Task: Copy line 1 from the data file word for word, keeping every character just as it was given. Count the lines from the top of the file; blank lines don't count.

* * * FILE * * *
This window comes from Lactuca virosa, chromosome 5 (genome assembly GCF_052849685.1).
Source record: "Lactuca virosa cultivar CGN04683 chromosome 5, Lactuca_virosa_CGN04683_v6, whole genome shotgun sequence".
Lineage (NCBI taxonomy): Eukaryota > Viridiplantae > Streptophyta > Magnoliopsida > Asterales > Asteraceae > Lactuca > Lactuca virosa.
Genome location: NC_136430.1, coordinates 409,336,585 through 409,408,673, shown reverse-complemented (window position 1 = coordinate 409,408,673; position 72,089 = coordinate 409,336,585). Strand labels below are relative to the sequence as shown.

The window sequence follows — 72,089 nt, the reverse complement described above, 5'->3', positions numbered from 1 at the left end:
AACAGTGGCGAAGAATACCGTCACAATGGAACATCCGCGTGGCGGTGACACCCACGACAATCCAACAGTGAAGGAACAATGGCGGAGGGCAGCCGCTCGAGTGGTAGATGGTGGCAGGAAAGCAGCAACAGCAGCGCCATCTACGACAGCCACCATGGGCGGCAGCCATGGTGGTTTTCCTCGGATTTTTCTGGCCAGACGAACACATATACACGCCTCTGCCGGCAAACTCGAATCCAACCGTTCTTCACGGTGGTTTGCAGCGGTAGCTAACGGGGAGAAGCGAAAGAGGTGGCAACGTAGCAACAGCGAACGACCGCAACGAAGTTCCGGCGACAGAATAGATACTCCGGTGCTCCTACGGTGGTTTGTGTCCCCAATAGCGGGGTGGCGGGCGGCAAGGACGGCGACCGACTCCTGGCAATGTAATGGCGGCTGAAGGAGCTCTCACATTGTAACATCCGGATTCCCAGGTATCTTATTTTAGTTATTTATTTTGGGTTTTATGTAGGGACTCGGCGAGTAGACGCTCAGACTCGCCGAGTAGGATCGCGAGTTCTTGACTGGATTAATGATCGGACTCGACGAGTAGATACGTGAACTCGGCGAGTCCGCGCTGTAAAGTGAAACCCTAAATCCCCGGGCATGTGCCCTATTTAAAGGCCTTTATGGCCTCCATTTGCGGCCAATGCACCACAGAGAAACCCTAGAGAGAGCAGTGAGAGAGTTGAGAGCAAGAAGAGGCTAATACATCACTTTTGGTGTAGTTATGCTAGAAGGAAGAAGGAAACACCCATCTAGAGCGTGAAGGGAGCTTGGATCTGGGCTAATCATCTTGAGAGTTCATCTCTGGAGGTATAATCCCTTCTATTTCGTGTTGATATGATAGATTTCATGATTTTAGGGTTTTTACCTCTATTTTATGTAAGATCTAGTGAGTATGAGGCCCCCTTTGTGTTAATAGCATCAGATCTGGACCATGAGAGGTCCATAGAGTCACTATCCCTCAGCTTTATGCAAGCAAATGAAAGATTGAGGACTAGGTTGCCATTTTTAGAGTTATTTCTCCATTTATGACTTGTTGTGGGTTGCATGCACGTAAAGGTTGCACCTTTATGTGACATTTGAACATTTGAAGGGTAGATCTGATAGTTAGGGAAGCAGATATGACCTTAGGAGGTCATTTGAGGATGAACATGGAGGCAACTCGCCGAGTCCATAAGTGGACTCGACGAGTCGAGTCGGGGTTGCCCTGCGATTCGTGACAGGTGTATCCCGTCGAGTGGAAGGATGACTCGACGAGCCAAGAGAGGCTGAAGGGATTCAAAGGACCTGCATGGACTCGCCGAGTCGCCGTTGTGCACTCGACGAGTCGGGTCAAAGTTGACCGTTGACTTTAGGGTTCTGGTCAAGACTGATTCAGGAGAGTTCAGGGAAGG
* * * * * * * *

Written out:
This window comes from Lactuca virosa, chromosome 5 (genome assembly GCF_052849685.1).